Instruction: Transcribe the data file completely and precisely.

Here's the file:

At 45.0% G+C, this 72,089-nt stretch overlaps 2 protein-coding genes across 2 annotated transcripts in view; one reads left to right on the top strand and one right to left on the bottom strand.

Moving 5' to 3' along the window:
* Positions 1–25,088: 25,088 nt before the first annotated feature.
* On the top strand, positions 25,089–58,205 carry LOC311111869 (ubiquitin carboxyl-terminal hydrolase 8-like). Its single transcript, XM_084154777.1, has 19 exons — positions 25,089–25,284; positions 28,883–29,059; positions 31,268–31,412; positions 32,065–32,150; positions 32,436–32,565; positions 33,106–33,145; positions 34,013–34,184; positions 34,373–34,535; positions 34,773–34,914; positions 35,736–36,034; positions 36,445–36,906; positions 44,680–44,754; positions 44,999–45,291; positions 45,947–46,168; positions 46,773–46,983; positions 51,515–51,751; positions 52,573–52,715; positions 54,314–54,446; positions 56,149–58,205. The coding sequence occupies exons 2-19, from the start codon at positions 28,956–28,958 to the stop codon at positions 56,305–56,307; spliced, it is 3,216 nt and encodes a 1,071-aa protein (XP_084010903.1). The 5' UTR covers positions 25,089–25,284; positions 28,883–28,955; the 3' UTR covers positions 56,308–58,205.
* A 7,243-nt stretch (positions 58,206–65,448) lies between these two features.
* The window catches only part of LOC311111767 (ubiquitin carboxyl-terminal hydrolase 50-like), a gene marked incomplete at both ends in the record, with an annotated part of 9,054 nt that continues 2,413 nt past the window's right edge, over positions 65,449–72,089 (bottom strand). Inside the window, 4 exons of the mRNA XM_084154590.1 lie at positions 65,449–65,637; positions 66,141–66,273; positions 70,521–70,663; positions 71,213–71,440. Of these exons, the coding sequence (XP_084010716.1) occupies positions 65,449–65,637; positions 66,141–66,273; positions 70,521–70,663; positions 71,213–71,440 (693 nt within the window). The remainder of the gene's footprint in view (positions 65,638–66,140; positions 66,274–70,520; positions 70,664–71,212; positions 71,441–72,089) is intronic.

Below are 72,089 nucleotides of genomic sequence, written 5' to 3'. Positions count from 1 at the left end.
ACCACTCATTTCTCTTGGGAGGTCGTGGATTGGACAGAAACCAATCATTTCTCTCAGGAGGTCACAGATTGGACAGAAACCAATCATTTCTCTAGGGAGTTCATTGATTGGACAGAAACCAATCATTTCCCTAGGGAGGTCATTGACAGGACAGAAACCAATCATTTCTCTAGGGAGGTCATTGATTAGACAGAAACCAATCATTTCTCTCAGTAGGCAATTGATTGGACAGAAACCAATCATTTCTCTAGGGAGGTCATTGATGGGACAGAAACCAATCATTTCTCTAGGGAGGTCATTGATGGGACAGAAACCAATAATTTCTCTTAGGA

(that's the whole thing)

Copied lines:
At 45.0% G+C, this 72,089-nt stretch overlaps 2 protein-coding genes across 2 annotated transcripts in view; one reads left to right on the top strand and one right to left on the bottom strand.

Moving 5' to 3' along the window:
* Positions 1–25,088: 25,088 nt before the first annotated feature.
* On the top strand, positions 25,089–58,205 carry LOC311111869 (ubiquitin carboxyl-terminal hydrolase 8-like). Its single transcript, XM_084154777.1, has 19 exons — positions 25,089–25,284; positions 28,883–29,059; positions 31,268–31,412; positions 32,065–32,150; positions 32,436–32,565; positions 33,106–33,145; positions 34,013–34,184; positions 34,373–34,535; positions 34,773–34,914; positions 35,736–36,034; positions 36,445–36,906; positions 44,680–44,754; positions 44,999–45,291; positions 45,947–46,168; positions 46,773–46,983; positions 51,515–51,751; positions 52,573–52,715; positions 54,314–54,446; positions 56,149–58,205. The coding sequence occupies exons 2-19, from the start codon at positions 28,956–28,958 to the stop codon at positions 56,305–56,307; spliced, it is 3,216 nt and encodes a 1,071-aa protein (XP_084010903.1). The 5' UTR covers positions 25,089–25,284; positions 28,883–28,955; the 3' UTR covers positions 56,308–58,205.
* A 7,243-nt stretch (positions 58,206–65,448) lies between these two features.
* The window catches only part of LOC311111767 (ubiquitin carboxyl-terminal hydrolase 50-like), a gene marked incomplete at both ends in the record, with an annotated part of 9,054 nt that continues 2,413 nt past the window's right edge, over positions 65,449–72,089 (bottom strand). Inside the window, 4 exons of the mRNA XM_084154590.1 lie at positions 65,449–65,637; positions 66,141–66,273; positions 70,521–70,663; positions 71,213–71,440. Of these exons, the coding sequence (XP_084010716.1) occupies positions 65,449–65,637; positions 66,141–66,273; positions 70,521–70,663; positions 71,213–71,440 (693 nt within the window). The remainder of the gene's footprint in view (positions 65,638–66,140; positions 66,274–70,520; positions 70,664–71,212; positions 71,441–72,089) is intronic.

Below are 72,089 nucleotides of genomic sequence, written 5' to 3'. Positions count from 1 at the left end.
ACCACTCATTTCTCTTGGGAGGTCGTGGATTGGACAGAAACCAATCATTTCTCTCAGGAGGTCACAGATTGGACAGAAACCAATCATTTCTCTAGGGAGTTCATTGATTGGACAGAAACCAATCATTTCCCTAGGGAGGTCATTGACAGGACAGAAACCAATCATTTCTCTAGGGAGGTCATTGATTAGACAGAAACCAATCATTTCTCTCAGTAGGCAATTGATTGGACAGAAACCAATCATTTCTCTAGGGAGGTCATTGATGGGACAGAAACCAATCATTTCTCTAGGGAGGTCATTGATGGGACAGAAACCAATAATTTCTCTTAGGA